Green Mama: The Journey, One Box of Cereal at a Time

Hilltown Families Contributing Writer

It’s Not Easy Being Green

Kermit the Frog often sang about the woes of living life “the color of the leaves.”

“I think it could be nicer being red, or yellow, or gold or something much more colorful like that,” he crooned.

Environmentally speaking, Kermit was way ahead of his time, but absolutely, 100 percent correct. It’s not easy being green, especially as a mom with three children who have grown up in a “disposable society.” Mini-DVD player broken? Throw it out and buy a new one. Printer printed out 10 copies instead of one? “Give me the garbage pail,” they say. Too much food on the dinner plate to finish? Deposit it in the trash or down the garbage disposal.

This is the way we’ve lived our lives — my husband and I for almost four decades, my children for one. It’s natural. It’s habit. It’s embarrassing. But even more so, it’s difficult to change that way of thinking, especially when it’s one person (me) trying to do all the changing.

I recently moved one of the most comfortable, old, beaten and battered living room sets from the kids’ playroom to our main living area. “What are you doing?” my husband asked suspiciously. “Well, I’m going to order new slipcovers so it will look like we have new furniture, and if I see this ugly thing everyday then maybe I’ll do it sooner than later,” I replied. Without missing a beat my husband responded: “Why don’t we just buy a new set?”

Immediately my thoughts turned to visions of giant landfills chockfull of discarded furniture, my beloved, battered couch sitting a the top of the heap, king-of-the-hill for a matter of moments, until the next unwanted, outdated, dilapidated piece of furniture took its place. My husband saw only a brand-new, possibly comfier spot to relish his morning coffee and read the Sunday paper.

But it’s not his fault. Besides the decision on both our parts to eat healthier, it is my need to change our carbon footprint that has driven this effort to live greener. I am the one who sees giant dumpsters, destroyed forests and a misdirected compost pile every time something is thrown away. I am the one who hears the buzzing of the electric meter and the ka-ching of the money we will soon be “donating” to the electric company every time I walk by my children’s rooms, hours after they have left for school, only to find the energy from various lights, radios, computers, etc. still humming with life, excitedly anticipating their users return. (OK, that might be a slight exaggeration; my husband does hear the ka-ching, too.) And my children certainly aren’t worried, at this point in their lives about the state of the ozone or their planet (although, I’m looking for creative ways to teach them about that).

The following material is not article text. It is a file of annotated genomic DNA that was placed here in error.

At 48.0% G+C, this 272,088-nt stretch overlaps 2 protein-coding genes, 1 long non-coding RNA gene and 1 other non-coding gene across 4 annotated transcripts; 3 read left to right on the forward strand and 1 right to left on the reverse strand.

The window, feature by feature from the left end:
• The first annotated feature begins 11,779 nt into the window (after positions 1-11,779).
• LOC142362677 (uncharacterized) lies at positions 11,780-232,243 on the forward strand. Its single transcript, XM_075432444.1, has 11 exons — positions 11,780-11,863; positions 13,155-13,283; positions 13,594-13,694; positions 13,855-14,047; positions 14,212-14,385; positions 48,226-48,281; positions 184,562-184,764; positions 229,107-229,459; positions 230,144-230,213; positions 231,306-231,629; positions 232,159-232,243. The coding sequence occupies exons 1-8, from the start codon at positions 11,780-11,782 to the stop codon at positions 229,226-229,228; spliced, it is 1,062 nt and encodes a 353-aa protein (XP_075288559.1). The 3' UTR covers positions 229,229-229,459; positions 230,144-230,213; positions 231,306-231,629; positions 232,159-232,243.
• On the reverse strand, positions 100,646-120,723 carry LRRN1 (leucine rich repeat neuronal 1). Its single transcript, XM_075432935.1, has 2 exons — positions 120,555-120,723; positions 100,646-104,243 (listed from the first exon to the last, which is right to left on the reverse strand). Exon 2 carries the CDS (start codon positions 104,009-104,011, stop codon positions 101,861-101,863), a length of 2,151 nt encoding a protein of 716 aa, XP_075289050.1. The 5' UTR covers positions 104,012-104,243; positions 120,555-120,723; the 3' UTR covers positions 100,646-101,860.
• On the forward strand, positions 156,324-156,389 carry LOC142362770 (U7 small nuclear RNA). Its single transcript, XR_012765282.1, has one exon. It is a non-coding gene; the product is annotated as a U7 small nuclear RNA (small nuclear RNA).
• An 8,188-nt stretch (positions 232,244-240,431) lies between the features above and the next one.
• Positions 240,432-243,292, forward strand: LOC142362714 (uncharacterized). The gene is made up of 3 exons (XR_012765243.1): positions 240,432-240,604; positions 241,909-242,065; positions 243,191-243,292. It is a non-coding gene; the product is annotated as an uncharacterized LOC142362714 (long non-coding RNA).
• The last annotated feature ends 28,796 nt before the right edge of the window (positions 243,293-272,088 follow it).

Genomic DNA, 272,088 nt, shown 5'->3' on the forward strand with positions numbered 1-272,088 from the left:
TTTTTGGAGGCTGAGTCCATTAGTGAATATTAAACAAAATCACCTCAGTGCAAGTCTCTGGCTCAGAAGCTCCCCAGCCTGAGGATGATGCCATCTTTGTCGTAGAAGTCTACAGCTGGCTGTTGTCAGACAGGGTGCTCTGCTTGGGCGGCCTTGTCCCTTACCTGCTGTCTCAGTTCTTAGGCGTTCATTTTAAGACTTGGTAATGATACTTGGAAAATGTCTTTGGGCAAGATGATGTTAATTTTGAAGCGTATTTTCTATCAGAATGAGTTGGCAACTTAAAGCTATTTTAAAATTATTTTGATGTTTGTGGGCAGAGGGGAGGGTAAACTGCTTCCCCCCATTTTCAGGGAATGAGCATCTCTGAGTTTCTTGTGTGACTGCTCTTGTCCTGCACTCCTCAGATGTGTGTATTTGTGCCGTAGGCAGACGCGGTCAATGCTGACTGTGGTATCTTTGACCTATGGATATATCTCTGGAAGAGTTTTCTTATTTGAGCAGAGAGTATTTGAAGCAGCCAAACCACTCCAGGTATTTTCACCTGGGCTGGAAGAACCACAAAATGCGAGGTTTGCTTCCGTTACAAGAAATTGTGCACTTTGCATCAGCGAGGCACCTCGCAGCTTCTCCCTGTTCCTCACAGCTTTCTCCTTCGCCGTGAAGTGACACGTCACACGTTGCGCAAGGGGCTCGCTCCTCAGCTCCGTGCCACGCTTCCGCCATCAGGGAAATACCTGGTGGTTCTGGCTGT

Another thing that makes it difficult being green, which Kermit never touches upon in his song, is our effort to eat healthier, more organic foods and to do that on a budget. I guess when your diet consists mostly of flies that inhabit your home, you don’t worry much about eating organic — that just happens naturally — or the costs associated with it. But my husband and I do (more so my husband than me, I must admit).

My husband needs to find a good bargain every time he grocery shops, a difficult task when eating organically, and even though I don’t worry as much about the cost of the organic cereal I do cringe at the checkout every time the clerk rings up my total. That is why it’s hard to argue with my husband when he comes home from shopping with four boxes of the brand-name sugary cereals (he did grab a box of Raisin Bran in an attempt to be healthier) for $3, less than the cost of one box of our kids favorite Newman’s Own or EnviroKidz cereals, especially in this economy.

So, we continue to learn the best way to overcome these hurdles and I continue to plead my case, because I am determined to change the way our children (and my husband and I) see ourselves in relation to our environment, and in my family’s defense, they are doing a great job (with minimal eye-rolling at mom). I have already experienced some minor victories in my efforts.
The plaid-patterned couch with the frayed edges is still in the living room. I have not ordered the slipcovers yet, but my husband hasn’t ordered a new couch either. That’s progress. We recently spent an entire three-day weekend at a basketball tournament, and not one meal was purchased from the concession stand – the majority of breakfasts and lunches were prepared with the healthy, mostly organic, foods we brought from home.